The next and most significant milestone in motorcycle movies was the groundbreaking documentary On Any Sunday. Released in 1971 it remains the high-water mark for motorcycle enthusiasts. Bruce Brown, having had a huge success with his surfing documentary, Endless Summer, and who was inspired to start riding after seeing McQueen’s leap in The Great Escape, was looking to make a new film. He decided to make a movie that presented motorcycles and the people who rode them through a very different lens, showcasing the world of racing and racers. The result was the holy grail of motorcycle documentaries. Again, studio executives were baffled as to why people were flocking to see 90 minutes of endless motorcycle footage. In a fitting serendipity, Brown made the film with Steve McQueen, who had inspired his indoctrination to motorcycles all those years earlier.

Documentaries notwithstanding, in the years since On Any Sunday, there have been only a handful of dramatic movies that employed motorcycles as an essential element. Electra Glide in Blue, about a disillusioned motorcycle cop who undergoes a fateful change of heart, provided a seamless, genuine bond between motorcycle and character. The beautiful and engaging The Motorcycle Diaries and the biographical The World’s Fastest Indian are two examples of films that integrated motorcycles as important dramatic elements, key to the main character’s path in life as opposed to just being add-ons.

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Unfortunately there have been huge cinematic misfires (think Torque and Biker Boyz), which effectively took motorcycles back to the tired, overwrought theme of outlaw thuggery. Over the years motorcycles have received some quaint, yet barely audible lip service in films like Top Gun, The Matrix, No Time to Die, Mission Impossible, etc., all of which fell back on the motorcycle-as-action prop thinking of yesteryear—with increasingly escalating, unrealistic CGI stunts that have become embarrassingly cartoonistic, essentially overlooking the inherent excitement available to straight ahead riding at speed sans all the artificial fluff (i.e., think of the realism of the car chase in Bullitt versus the unrealistic stunts in the Fast and Furious franchise). On television, Sons of Anarchy managed to dust off and resuscitate the corpse of biker gang stereotypes to decent success, while at the movies, motorcycles were reduced to comic relief as a silly metaphor of escape by pathetic men suffering midlife crisis in Wild Hogs, the movie hardly warranting mention.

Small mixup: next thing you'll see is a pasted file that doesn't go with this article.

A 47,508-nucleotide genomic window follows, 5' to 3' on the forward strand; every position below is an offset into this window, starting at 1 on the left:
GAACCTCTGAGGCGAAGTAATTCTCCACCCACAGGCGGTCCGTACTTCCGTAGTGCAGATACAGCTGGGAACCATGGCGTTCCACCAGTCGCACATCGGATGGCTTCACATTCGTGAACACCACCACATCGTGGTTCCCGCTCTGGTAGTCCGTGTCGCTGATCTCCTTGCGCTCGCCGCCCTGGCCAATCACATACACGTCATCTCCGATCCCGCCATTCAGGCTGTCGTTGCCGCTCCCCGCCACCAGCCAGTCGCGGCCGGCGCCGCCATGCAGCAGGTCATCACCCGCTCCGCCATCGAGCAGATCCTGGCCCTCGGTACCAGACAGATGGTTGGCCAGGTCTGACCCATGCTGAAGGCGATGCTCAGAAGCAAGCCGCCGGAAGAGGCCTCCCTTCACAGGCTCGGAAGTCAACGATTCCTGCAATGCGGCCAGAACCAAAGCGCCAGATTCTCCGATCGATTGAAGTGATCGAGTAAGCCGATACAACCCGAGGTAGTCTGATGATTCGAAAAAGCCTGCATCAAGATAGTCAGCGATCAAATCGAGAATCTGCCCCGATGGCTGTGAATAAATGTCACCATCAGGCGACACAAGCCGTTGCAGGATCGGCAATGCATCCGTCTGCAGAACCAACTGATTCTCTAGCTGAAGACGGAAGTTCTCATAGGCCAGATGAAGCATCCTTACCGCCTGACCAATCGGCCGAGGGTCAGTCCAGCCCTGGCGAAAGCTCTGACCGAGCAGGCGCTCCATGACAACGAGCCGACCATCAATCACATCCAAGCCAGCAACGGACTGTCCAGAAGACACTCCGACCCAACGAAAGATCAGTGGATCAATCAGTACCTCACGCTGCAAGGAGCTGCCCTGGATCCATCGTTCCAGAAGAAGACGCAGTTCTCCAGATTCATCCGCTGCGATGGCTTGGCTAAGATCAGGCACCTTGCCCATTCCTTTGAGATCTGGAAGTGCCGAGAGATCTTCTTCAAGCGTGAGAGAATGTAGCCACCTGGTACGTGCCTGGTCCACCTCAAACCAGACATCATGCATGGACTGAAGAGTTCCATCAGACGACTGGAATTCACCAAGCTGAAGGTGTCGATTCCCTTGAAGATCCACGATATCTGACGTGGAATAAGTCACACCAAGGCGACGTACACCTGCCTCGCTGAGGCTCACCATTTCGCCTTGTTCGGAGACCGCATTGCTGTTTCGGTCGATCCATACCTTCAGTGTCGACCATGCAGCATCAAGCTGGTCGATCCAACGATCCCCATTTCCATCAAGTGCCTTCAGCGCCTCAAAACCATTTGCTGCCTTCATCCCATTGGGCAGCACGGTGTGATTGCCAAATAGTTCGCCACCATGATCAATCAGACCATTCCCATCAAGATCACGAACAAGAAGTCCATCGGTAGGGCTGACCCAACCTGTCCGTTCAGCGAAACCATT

Motorcycles go bubblegum on “Happy Days” (1976).

Motorcycles go bubblegum on “Happy Days” (1976). (Pinterest/)

Through it all, motorcycles have maintained a kind of mystique among moviegoers. Although still representing danger and thrills, freedom and individualism, they have certainly seen an easing off of the negative stereotype, no longer arbitrarily associated with lawlessness. After all, Marcus Welby, M.D. had a motorcycle-riding doctor/son, making house calls on a Honda Scrambler. But when the Fonze rode into primetime on his Triumph on world I knew the revolution was over. Bikes had finally emerged from that cloud of misrepresentation set in motion by Marlon way back when.

Over the years there have been hundreds of films, documentaries, and TV shows featuring motorcycles, with but a handful that have captured any genuine sense of what motorcycles are all about. Eventually someone is going to make a dramatic film that effectively captures the essence of the bond between rider and motorcycle, weaving the magic that comes with being up on two wheels, untethered, into a compelling storyline with the motorcycle truly integrated as a genuine character, a vehicle for the main protagonist’s journey. Now that would truly be a wild one.